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Two Black women drape a rainbow flag over their shoulders at an LGBTQI pride event.
Photo by Mixmike on iStock

In true hypocrite fashion, until recently I had been showing members of the LGBTQ community the same hatred I saw growing up as a little Black boy in the South. I displayed the same discrimination and displeasure that many in society now display toward me — a convict serving a 60-year prison term. 

Who was I to judge? 

Who was I to frown upon these people who had the gift of love? 

I am ashamed. I had no right to think the way I used to. I chose to persecute LGBTQ people because I was blind. My physical vision was perfect, but the eyes of my heart — the eyes that are vital to a man’s existence — had been blinded by years of misguided judgment and opinions. 

I can recall when I would join in on trying to “beat the gay” out of homosexual men. My language towards lesbian women consisted of slurs. At my worst moment, I did the unforgivable. In my teens, my friends and I brutally beat a transgender woman so badly that she was unrecognizable. 

Tears well up in my eyes when I think of it now. 

Often, one’s perspective on a situation doesn’t ever beget a second thought, until that situation hits close to home. This was the case with me. In the span of a year, my older sister came out as lesbian and my niece was beginning to transition. 

What was I to do with my hate now? This was my family.

I was in for a long journey. What helped lead to my change in thinking was the story of Paul in the Bible. Paul hated Christians. He was one of the worst persecutors of his time until the same people he hated and harmed took care of him in his hour of need. 

Like Paul, the news of my family sickened me at first. I loved my family, but I refused to condone their identities. I planned to never speak to them again. 

But after my sister and niece came out, it felt like the LGBTQ community magically appeared in my life. One person who had the greatest impact on my thinking was a transgender woman at Menard Correctional Center, in southwest Illinois, who was in the cell next to mine. 

In the beginning, I barely spoke to her. When something needed to be passed from cell to cell, I would say, “Hey! You in 50 cell, pass this!” 

As time went on, however, I began to notice that my neighbor was no different than I was. She was persecuted for how she looked and was stigmatized by society for living authentically. 

A seminal event for me occurred when she was being mistreated by a corrections officer. I spoke up. Other cisgender inmates joined the stand with me. I understood then that things were OK — we could be different and still co-exist. I began to accept the LGBTQ community. Opening my arms to a stranger made it easier to embrace my own family members’ identities as well.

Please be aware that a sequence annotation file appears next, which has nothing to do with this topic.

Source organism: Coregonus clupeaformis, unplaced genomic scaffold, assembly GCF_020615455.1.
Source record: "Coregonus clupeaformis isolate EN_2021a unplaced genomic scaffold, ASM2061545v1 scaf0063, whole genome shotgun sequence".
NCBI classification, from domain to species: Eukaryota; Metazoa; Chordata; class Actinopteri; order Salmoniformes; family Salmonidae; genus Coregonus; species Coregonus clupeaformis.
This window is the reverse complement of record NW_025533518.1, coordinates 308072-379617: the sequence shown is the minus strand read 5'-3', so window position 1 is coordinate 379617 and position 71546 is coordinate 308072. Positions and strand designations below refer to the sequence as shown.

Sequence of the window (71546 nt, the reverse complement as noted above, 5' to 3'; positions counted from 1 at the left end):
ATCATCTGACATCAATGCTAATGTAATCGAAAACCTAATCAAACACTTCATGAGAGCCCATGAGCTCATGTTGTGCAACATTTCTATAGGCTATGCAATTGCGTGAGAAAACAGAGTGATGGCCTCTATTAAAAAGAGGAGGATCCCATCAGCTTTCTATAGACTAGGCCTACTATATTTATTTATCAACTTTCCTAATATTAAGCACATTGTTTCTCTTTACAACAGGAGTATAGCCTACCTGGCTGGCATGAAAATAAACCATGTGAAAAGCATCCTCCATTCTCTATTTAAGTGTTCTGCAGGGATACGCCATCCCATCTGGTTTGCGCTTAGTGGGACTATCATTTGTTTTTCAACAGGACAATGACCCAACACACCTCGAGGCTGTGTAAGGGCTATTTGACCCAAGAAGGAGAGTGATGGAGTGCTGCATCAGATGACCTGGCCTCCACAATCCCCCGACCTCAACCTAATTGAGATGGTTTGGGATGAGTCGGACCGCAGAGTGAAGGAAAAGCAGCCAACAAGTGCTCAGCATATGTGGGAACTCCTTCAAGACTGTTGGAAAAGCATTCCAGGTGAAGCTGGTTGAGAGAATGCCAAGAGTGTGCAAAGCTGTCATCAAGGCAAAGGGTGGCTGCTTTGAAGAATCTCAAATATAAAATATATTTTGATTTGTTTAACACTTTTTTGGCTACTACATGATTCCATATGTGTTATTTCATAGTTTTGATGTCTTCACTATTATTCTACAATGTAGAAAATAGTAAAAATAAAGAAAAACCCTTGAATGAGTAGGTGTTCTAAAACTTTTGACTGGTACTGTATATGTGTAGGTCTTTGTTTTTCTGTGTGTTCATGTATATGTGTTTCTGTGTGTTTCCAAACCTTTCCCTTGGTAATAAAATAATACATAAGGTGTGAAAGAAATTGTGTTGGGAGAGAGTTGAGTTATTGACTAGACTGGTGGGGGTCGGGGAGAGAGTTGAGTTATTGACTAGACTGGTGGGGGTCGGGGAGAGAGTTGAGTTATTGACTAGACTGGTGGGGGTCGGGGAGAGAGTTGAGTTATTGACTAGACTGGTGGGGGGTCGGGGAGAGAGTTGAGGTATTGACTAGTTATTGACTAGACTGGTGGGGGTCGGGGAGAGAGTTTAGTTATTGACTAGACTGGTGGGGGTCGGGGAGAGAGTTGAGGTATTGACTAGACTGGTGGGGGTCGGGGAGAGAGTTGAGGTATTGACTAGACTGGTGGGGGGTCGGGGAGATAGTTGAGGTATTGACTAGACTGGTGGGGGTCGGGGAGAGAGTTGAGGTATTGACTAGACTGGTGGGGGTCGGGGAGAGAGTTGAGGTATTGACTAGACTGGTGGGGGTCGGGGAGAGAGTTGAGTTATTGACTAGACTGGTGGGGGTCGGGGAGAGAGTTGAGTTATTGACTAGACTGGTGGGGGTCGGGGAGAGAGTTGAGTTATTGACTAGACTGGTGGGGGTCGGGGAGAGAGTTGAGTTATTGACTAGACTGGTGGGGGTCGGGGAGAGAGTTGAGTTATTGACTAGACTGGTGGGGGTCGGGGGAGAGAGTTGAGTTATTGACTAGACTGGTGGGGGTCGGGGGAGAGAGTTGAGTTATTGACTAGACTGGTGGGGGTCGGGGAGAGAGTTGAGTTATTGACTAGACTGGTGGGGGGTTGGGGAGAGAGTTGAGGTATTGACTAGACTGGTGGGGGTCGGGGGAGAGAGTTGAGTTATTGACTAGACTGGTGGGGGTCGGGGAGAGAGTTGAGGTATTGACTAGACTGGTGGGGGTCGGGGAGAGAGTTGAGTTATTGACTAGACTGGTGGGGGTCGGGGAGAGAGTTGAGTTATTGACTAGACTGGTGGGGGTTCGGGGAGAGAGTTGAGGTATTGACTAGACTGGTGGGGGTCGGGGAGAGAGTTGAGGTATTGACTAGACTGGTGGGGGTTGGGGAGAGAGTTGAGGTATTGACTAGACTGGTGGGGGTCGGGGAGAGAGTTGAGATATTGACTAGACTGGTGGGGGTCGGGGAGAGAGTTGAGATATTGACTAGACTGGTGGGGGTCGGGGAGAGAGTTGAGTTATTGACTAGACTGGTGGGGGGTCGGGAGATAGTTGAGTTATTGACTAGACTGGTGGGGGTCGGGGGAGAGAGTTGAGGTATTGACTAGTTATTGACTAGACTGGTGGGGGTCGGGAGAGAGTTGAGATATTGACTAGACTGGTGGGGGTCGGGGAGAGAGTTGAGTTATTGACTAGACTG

I called my sister after not speaking with her for about five years. We had one of the most tearful and heartfelt conversations we’ve ever had. I told her I fully accepted her living authentically and that she had my support. Today, we talk once a week. 

My relationship with my niece, who is trans, also changed. My first correspondence with her was through a letter in which she thanked me for my support. The thank you was nothing compared to the photos she sent me, though. 

Look out, Laverne Cox, because my niece was beautiful. I now stay updated with her life and am delighted that she’s engaged. Opening up the doors to my heart has allowed two special people to walk into it, making my world a better place — one filled with true, unconditional love. 

In many ways, the LGBTQ community continues to nurse me back to health. The same people I was quick to persecute now play a pivotal role in my education, my mental health and me regaining my freedom. 

Having let go of my past judgements and misconceptions, I am able to appreciate the entire prism of the rainbow-colored world that I had shunned because of my dark and blinded heart. As I like to say, I have been transformed.

Disclaimer: The views in this article are those of the author. Prison Journalism Project has verified the writer’s identity and basic facts such as the names of institutions mentioned.

Demetrice Crite is a writer incarcerated in Illinois. Born in Kentucky, he strives to tell the story of the past, present and future of prisons and prisoners. He also believes that his pen will one day free him.